“The Critical Insurgency of Austen’s Suffrage Afterlife: ‘I hope I shall not be accused of pride and prejudice,’” Tulsa Studies in Women’s Literature, forthcoming.
I propose an alternate timeline for the roots of Jane Austen’s feminist criticism that begins with suffrage periodicals from the 1910s. While the article offers an unprecedented look into the rich suffrage reception of Jane Austen, it also questions why this history has remained largely unknown within Austen criticism. Ultimately, I call for academic criticisms’ deeper engagement with public voices, dialogues, and outlets.
“Enfolded narrative in The Tenant of Wildfell Hall: Refusing ‘a perfect work of art,’” Brontë Studies, vol. 44, no. 3 (2019): 292-305.
Building on the scholarly debate over The Tenant of Wildfell Hall‘s (1848) complex narrative structure, this article argues that the structure is a purposeful experiment with the potential of narrative art. I compare visual language within the narrative—including but not limited to the Künstlerroman plot—with the narrative interactivity to engage with Anne Brontë’s theory of the novel.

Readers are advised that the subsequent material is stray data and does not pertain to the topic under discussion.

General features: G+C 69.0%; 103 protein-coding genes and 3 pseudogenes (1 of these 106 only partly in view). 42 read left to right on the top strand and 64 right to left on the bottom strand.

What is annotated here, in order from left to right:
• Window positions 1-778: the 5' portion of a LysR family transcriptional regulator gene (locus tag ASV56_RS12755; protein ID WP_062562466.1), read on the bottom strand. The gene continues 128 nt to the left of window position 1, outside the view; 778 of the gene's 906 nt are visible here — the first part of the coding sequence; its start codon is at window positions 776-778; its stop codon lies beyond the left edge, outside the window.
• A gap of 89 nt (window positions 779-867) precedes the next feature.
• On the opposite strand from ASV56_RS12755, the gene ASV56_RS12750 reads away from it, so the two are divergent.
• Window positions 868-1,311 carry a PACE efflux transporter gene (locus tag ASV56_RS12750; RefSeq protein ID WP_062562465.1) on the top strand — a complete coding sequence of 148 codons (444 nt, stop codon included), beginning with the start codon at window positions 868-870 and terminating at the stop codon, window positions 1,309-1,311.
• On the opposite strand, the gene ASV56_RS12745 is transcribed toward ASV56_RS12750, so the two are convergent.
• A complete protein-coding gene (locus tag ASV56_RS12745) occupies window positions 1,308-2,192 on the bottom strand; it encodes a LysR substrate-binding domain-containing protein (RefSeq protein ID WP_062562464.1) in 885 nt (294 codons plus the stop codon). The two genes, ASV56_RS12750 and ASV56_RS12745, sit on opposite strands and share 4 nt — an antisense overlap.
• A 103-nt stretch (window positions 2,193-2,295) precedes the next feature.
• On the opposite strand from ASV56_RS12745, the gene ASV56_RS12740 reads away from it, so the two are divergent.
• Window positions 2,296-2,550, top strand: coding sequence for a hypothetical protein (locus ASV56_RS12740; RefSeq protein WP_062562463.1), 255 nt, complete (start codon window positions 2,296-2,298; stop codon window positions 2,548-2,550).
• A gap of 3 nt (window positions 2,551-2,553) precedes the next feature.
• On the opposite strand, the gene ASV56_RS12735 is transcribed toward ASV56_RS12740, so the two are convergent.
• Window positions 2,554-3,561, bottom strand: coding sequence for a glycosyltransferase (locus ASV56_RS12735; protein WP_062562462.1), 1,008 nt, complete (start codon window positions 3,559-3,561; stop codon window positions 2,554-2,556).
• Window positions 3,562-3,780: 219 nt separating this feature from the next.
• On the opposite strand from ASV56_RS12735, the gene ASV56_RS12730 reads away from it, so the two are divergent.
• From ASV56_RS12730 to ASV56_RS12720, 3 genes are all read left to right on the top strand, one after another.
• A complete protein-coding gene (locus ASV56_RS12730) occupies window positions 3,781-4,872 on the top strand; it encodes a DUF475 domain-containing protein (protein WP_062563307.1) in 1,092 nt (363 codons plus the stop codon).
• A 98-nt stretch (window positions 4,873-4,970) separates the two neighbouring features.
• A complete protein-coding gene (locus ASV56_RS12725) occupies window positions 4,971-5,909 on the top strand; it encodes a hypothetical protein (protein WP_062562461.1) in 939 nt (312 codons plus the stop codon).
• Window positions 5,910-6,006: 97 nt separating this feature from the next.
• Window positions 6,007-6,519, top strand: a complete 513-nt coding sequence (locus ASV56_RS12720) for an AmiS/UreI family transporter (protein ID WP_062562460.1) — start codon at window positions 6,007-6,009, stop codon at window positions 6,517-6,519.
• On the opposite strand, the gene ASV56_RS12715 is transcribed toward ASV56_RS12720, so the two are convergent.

“Women’s Reading as Protest in Gissing’s The Odd Women: ‘I’ll see how I like this first,’” English Literature in Transition, 1880-1920, vol. 62, no. 1 (2019): 53-71.
I content criticism that reads protagonist Monica Madden as a degraded “woman reader,” and contend that Gissing shows the liberatory potential of her reading. I trace how each generation of the Madden sisters fosters a distinct relationship to books, evidence by their divergent responses to John Keble’s The Christian Year (1827). I ultimately re-read Monica’s turn to yellowback fiction as a declaration of independence, in which the yellow cover claims her break from traditional femininity.